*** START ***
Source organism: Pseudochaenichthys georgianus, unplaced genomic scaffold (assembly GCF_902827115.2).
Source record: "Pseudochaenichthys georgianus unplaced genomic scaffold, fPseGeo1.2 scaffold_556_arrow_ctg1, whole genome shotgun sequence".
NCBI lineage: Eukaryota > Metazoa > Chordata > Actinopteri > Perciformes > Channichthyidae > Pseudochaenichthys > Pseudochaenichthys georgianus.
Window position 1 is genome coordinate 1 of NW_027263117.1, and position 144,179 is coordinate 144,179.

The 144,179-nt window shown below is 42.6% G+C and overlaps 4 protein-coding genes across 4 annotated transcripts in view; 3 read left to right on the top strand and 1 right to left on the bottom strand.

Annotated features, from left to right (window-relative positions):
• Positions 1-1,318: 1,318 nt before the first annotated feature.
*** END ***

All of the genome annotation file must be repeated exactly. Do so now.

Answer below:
Source organism: Pseudochaenichthys georgianus, unplaced genomic scaffold (assembly GCF_902827115.2).
Source record: "Pseudochaenichthys georgianus unplaced genomic scaffold, fPseGeo1.2 scaffold_556_arrow_ctg1, whole genome shotgun sequence".
NCBI lineage: Eukaryota > Metazoa > Chordata > Actinopteri > Perciformes > Channichthyidae > Pseudochaenichthys > Pseudochaenichthys georgianus.
Window position 1 is genome coordinate 1 of NW_027263117.1, and position 144,179 is coordinate 144,179.

The 144,179-nt window shown below is 42.6% G+C and overlaps 4 protein-coding genes across 4 annotated transcripts in view; 3 read left to right on the top strand and 1 right to left on the bottom strand.

Annotated features, from left to right (window-relative positions):
• Positions 1-1,318: 1,318 nt before the first annotated feature.